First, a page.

LAPD officers would receive raises, higher starting pay under deal struck by Bass, union
Mayor Karen Bass and the city’s negotiators have struck a deal to provide an extensive package of raises and bonuses to about 9,000 officers, part of her larger effort to rebuild the ranks of the Los Angeles Police Department.
The four-year contract, which cannot go into effect without a ratification vote from members of the Los Angeles Police Protective League, would hike the starting pay for new recruits by nearly 13%, while also providing four year-to-year increases of 3% to each officer’s base wage, said City Administrative Officer Matt Szabo, the high-level budget official who reports to Bass and the City Council.
The agreement also includes hikes in officers’ retention pay, to ensure they stay with the agency over the long term. And it provides a 5% boost in officers’ health insurance subsidy, Szabo said Tuesday.
Bass, who heads the city’s five-member bargaining committee, said the deal would support her goal of hiring more police, speeding up recruitment and improving retention rates among those who have already been hired to work at the LAPD.
“My number one job is to keep Angelenos safe,” she said in a statement. “Like many major cities across America, our police department is enduring a hiring and retention crisis so we are taking critical action.”
Mayor Karen Bass said her proposed budget, which will be released Tuesday, will seek to restore the LAPD to 9,500 officers — an extremely tall order during a staff shortage.
The department has lost about 1,000 officers, or about 10% of sworn staffing, over the past four years. Figures posted last week on the LAPD’s website had the agency at 9,034 officers. Bass has repeatedly voiced fears that that number will soon fall below 9,000.
The union’s leadership sent out a bulletin Monday night touting the proposed salary agreement. Once increases in retention pay are included, the union’s members will receive wage increases of 6% this year, 4% in the contract’s second year, 5% in the third and 5% in the fourth, the union bulletin said.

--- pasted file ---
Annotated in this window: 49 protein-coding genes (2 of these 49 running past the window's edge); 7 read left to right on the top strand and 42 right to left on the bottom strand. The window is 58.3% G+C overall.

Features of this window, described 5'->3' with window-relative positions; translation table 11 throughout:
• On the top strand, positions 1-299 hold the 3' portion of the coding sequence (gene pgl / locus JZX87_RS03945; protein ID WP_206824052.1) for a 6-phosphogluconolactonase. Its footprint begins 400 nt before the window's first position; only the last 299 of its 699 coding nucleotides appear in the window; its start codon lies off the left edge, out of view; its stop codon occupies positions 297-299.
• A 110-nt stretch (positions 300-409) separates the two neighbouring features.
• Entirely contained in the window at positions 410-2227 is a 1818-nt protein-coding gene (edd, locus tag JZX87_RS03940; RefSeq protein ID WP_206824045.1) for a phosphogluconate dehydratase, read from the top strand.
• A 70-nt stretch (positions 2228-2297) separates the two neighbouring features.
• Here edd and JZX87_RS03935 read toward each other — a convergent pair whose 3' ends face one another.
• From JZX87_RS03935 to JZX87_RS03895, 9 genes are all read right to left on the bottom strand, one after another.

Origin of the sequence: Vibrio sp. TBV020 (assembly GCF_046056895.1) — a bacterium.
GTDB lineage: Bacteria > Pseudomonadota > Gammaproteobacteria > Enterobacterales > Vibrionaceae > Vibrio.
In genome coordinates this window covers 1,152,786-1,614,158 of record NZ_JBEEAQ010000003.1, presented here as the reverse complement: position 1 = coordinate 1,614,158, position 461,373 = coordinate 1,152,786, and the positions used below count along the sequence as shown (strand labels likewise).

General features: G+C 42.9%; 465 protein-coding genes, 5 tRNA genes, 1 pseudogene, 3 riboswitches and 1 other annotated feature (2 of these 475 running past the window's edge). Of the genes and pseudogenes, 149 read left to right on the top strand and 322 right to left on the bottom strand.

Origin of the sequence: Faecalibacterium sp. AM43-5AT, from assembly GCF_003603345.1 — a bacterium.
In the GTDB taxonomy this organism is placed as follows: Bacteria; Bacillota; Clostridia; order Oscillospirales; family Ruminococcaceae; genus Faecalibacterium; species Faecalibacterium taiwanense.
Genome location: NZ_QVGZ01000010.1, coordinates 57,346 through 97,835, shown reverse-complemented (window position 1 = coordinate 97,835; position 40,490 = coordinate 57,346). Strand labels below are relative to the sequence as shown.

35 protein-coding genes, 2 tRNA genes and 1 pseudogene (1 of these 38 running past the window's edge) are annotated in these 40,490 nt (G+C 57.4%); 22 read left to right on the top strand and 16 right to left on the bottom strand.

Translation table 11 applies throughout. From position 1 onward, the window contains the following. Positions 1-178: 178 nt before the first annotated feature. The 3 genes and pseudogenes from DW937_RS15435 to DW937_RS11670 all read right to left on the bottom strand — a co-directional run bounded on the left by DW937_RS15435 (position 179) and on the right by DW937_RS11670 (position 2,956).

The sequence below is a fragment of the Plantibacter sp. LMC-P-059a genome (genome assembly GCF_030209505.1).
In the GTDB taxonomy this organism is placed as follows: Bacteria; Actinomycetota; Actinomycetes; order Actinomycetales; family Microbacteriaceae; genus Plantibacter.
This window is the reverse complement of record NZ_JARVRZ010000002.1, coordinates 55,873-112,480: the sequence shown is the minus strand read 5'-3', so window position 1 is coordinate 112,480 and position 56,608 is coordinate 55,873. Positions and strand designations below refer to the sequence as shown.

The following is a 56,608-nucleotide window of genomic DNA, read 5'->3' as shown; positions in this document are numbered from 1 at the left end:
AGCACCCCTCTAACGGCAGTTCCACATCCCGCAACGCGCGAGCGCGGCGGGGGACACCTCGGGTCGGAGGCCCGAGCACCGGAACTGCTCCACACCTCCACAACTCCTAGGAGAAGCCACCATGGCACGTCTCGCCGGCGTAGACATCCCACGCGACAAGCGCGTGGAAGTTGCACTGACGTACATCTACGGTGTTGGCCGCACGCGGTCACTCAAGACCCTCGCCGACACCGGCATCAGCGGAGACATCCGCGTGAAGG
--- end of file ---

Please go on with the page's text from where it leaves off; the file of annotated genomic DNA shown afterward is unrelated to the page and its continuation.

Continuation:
Jerretta Sandoz, the union’s vice president, said in a separate statement that the agreement would “put the LAPD on the right path” toward retaining officers and supervisors.
“Our rank and file deserve these increases and improvements as we work toward restoring staffing after losing 1,000 officers,” said Sandoz, who had advised departing officers two months ago to find jobs in other departments that value their work.
LAPD officers are scheduled to vote next week on the contract, which would boost annual starting pay from about $74,000 — the amount provided the moment a cadet walks into the Police Academy — to about $86,000. The latter figure takes in not just the 13% hike in starting pay but the first 3% raise, Szabo said.
The department would also begin providing a retention bonus in an officer’s second year, to dissuade them from leaving for other agencies so soon after being hired, Szabo said.
Under the previous contract, retention bonuses did not kick in until an officer’s 10th year, he said.
Szabo said the quartet of proposed raises, planned between this year and 2027, would result in a 12% increase in officers’ base wage by 2027 — a figure that does not include retention pay and a wide array of other bonuses and incentives.
In Chicago, a majority of the city’s roughly 13,000 police officers secured a new contract in 2021 that gives them a 20% base salary increase over eight years.
And in New York City, local leaders reached a deal earlier this year with the city’s largest police union that gave rank-and-file officers a 28.5% wage increase over eight years, much of it retroactive to 2017.
Several council members — Eunisses Hernandez, Hugo Soto-Martínez, Tim McOsker, Nithya Raman and Katy Yaroslavsky — declined comment on Tuesday, with several saying they hadn’t yet reviewed the agreement’s deal points. Councilmember Traci Park, who represents part of the Westside, called the contract a “good step in the right direction,” saying she hopes it helps the LAPD make progress with recruitment and retention.
“The lack of presence of police officers is something that I hear about from constituents on a regular basis, and unless and until we bolster the ranks, that’s going to continue to be a problem,” she said.
Carlos Montes, a longtime activist in Boyle Heights, was much less enthusiastic, saying the agreement was announced at a time when many Angelenos want more social services, not police. Montes said L.A.’s political leaders should be putting their funds into programs that keep young people from turning to crime, such as libraries, park activities, youth programs and gang intervention workers.